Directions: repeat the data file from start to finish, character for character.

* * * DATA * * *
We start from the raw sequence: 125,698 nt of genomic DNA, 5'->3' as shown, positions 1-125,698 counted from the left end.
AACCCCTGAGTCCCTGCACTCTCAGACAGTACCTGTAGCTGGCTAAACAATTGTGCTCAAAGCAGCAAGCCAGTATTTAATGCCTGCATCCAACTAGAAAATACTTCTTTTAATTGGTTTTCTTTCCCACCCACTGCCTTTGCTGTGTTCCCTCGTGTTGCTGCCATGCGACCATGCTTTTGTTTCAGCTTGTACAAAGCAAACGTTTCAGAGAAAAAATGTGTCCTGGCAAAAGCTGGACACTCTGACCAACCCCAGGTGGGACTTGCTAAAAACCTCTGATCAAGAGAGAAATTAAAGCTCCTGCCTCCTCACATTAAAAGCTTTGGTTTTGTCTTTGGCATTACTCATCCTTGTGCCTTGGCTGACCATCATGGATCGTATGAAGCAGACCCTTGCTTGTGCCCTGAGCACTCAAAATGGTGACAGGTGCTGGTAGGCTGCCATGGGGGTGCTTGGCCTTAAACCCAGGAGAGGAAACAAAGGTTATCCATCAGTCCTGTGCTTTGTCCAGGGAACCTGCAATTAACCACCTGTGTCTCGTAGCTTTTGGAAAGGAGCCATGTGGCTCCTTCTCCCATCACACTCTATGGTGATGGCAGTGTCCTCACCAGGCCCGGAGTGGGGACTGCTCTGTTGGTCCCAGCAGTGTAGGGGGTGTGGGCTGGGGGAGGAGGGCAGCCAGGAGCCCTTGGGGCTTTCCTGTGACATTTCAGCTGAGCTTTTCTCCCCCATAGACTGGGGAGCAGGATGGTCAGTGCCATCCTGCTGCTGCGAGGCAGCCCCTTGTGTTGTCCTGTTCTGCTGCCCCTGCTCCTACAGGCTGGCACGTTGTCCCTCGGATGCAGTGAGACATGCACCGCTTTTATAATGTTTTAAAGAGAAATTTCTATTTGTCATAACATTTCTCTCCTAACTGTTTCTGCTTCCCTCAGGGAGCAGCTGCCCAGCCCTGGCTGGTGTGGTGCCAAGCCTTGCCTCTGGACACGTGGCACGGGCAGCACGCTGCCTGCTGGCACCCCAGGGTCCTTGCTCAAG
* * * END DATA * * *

We start from the raw sequence: 125,698 nt of genomic DNA, 5'->3' as shown, positions 1-125,698 counted from the left end.
AACCCCTGAGTCCCTGCACTCTCAGACAGTACCTGTAGCTGGCTAAACAATTGTGCTCAAAGCAGCAAGCCAGTATTTAATGCCTGCATCCAACTAGAAAATACTTCTTTTAATTGGTTTTCTTTCCCACCCACTGCCTTTGCTGTGTTCCCTCGTGTTGCTGCCATGCGACCATGCTTTTGTTTCAGCTTGTACAAAGCAAACGTTTCAGAGAAAAAATGTGTCCTGGCAAAAGCTGGACACTCTGACCAACCCCAGGTGGGACTTGCTAAAAACCTCTGATCAAGAGAGAAATTAAAGCTCCTGCCTCCTCACATTAAAAGCTTTGGTTTTGTCTTTGGCATTACTCATCCTTGTGCCTTGGCTGACCATCATGGATCGTATGAAGCAGACCCTTGCTTGTGCCCTGAGCACTCAAAATGGTGACAGGTGCTGGTAGGCTGCCATGGGGGTGCTTGGCCTTAAACCCAGGAGAGGAAACAAAGGTTATCCATCAGTCCTGTGCTTTGTCCAGGGAACCTGCAATTAACCACCTGTGTCTCGTAGCTTTTGGAAAGGAGCCATGTGGCTCCTTCTCCCATCACACTCTATGGTGATGGCAGTGTCCTCACCAGGCCCGGAGTGGGGACTGCTCTGTTGGTCCCAGCAGTGTAGGGGGTGTGGGCTGGGGGAGGAGGGCAGCCAGGAGCCCTTGGGGCTTTCCTGTGACATTTCAGCTGAGCTTTTCTCCCCCATAGACTGGGGAGCAGGATGGTCAGTGCCATCCTGCTGCTGCGAGGCAGCCCCTTGTGTTGTCCTGTTCTGCTGCCCCTGCTCCTACAGGCTGGCACGTTGTCCCTCGGATGCAGTGAGACATGCACCGCTTTTATAATGTTTTAAAGAGAAATTTCTATTTGTCATAACATTTCTCTCCTAACTGTTTCTGCTTCCCTCAGGGAGCAGCTGCCCAGCCCTGGCTGGTGTGGTGCCAAGCCTTGCCTCTGGACACGTGGCACGGGCAGCACGCTGCCTGCTGGCACCCCAGGGTCCTTGCTCAAG